Wednesday, September 9, 2009

Abundance and Potency

As we experience and respond to double-digit enrollment growth this fall it’s important to continue looking forward. Equally important is the consideration of how we might approach that future and the opportunities and challenges it will certainly present us. Will the focus of our approach be on what’s wrong or on what’s right? Our collective approach to this future will have a distinct and profound effect on the kind of institution MVCC will be, to both the students and the community we serve.

The Strategic Planning Committee will conduct its annual fall retreat later this month.  It will be facilitated in part by Dr. Richard Alfred and Patricia Carter from the Center for Community College Development – the two principals driving the Strategic Horizon Network (a national network of 14 community colleges, of which MVCC is a member). Dr. Alfred is also co-author of the recent book, “Community Colleges on the Horizon – Challenge, Choice, or Abundance.” Some key concepts from this book are central to the work of the Strategic Horizon Network and, I think, serve as important considerations for the future of MVCC.

Alfred and his co-authors write, “Institutions that work from a deficit-correcting perspective produce incremental gains as resources are committed to eliminating problems that stand in the way of getting work done. Conversely, institutions that work from an abundance perspective – valuing strengths and leveraging resources – generate outcomes that are disproportionate to the resources they are working with. The difference between creating the positive and eliminating the negative is subtle but potentially powerful, and it has important implications for organizational development in community colleges” (p. 29). We have many strengths that can easily be amplified into extraordinary outcomes, if we can only see them - and embrace them - together.

Alfred continues that “cynicism is apt to prevail and there is a tendency to focus on what the institution is doing wrong instead of what it is doing right. Negative experience somehow seems to occupy a more prominent place in our memory and to have a stronger effect on our emotions and cognition than positive experience. This tendency is not without reason: it is an oversight to ignore a positive event, but potentially an invitation to trouble to ignore a negative event. This can be likened to a ‘survival instinct’ and it helps to explain why leaders and staff are more likely to pay attention to negative aspects of organizational life than those that are positive” (p. 129). We can’t ignore what’s not working as we would like, but I believe when we focus on what’s working right and how we can make it better, things that aren’t working well automatically surface. It follows that the problems are easier to solve when we’re trying to make something better versus when we’re simply focused on the problem and trying to fix it.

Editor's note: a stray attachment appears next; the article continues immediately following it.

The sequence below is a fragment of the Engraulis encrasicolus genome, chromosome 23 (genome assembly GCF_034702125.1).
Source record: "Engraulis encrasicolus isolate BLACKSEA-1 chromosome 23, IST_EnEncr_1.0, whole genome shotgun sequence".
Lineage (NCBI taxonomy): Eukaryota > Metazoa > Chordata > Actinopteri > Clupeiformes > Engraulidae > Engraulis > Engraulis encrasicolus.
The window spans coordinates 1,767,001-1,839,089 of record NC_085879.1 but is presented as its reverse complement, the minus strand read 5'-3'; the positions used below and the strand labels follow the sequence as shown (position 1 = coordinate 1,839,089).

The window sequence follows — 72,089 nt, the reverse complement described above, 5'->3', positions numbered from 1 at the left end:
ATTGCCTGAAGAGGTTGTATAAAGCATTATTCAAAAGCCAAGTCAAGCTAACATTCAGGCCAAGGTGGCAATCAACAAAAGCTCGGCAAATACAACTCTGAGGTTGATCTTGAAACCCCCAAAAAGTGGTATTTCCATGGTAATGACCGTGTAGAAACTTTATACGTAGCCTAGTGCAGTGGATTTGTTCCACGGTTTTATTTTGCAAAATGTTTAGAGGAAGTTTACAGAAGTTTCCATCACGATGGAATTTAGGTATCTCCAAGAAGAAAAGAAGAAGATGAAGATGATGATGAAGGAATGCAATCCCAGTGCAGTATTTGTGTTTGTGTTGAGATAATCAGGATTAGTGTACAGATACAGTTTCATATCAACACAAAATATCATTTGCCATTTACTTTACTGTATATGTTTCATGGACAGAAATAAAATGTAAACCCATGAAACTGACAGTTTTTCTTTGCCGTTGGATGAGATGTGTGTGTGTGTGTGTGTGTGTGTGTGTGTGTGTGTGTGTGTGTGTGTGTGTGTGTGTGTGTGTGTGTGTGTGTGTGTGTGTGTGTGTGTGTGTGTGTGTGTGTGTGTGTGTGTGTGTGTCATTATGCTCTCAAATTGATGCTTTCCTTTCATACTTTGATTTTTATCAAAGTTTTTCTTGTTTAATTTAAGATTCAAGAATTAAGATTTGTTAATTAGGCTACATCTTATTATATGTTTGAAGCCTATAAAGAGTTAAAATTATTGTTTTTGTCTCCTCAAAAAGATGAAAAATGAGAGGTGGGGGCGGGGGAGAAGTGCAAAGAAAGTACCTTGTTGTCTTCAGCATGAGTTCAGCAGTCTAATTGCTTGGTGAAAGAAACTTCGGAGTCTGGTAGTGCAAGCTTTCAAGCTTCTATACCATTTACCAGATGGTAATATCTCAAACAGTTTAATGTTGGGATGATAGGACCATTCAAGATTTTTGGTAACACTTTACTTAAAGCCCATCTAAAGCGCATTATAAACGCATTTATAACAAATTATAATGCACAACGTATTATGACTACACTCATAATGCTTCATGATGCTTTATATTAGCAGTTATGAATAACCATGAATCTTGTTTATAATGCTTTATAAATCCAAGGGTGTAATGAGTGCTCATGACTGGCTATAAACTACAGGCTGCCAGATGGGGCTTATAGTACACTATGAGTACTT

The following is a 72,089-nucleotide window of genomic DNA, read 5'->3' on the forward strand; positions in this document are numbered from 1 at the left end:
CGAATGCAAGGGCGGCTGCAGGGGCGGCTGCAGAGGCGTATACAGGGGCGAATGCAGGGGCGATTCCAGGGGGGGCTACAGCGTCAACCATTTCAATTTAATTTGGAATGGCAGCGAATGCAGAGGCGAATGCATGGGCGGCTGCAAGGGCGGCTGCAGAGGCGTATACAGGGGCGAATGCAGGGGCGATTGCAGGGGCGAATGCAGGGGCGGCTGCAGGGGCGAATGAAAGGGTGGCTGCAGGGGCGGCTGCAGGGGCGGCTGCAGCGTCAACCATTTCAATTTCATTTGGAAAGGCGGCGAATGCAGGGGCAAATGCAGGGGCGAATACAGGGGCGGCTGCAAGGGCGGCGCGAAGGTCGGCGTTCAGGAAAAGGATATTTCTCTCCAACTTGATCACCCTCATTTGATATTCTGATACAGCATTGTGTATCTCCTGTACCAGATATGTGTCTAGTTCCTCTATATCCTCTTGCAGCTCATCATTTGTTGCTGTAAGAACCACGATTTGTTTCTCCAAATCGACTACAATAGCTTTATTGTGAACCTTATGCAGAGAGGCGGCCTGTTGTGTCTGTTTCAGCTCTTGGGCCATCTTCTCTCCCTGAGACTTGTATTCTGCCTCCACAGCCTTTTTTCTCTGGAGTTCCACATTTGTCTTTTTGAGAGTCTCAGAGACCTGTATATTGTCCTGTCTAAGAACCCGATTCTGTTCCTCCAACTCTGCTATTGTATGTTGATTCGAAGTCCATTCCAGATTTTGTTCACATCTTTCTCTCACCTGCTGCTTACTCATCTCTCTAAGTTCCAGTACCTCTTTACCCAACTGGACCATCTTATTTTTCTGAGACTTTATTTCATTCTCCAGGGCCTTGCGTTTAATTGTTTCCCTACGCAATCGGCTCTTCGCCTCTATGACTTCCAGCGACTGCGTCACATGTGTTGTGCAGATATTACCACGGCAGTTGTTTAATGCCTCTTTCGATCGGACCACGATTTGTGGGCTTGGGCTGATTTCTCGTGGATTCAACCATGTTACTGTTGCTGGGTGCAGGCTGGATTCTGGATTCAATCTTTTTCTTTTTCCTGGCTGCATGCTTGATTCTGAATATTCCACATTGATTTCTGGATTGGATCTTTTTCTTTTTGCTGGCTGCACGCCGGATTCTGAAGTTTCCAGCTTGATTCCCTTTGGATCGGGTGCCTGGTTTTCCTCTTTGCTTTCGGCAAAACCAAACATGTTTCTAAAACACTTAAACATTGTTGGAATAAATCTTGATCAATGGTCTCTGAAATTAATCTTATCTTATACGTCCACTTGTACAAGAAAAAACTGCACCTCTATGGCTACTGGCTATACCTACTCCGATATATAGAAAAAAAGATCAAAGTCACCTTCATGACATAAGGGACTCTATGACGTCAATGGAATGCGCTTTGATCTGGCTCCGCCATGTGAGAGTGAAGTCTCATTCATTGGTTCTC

Somewhat related, the authors also discuss the notion of potency that – “implies an ability to achieve or bring about a desirable result…it can perhaps be most easily understood as the difference between work and commitment. People will work for money, but they will commit to a cause. Institutions that are potent comprise committed people with a collective efficacy for results”(p. 28). The notion of commitment is at the core of my convocation remarks – if all of us think beyond our jobs and commit to the cause of MVCC's stated vision and mission and care for the whole of the organization, we will see potency in our collective actions that will astound our students, our community, and maybe even ourselves!

If you have any thoughts on these ideas, please contact me directly at presblog@mvcc.edu.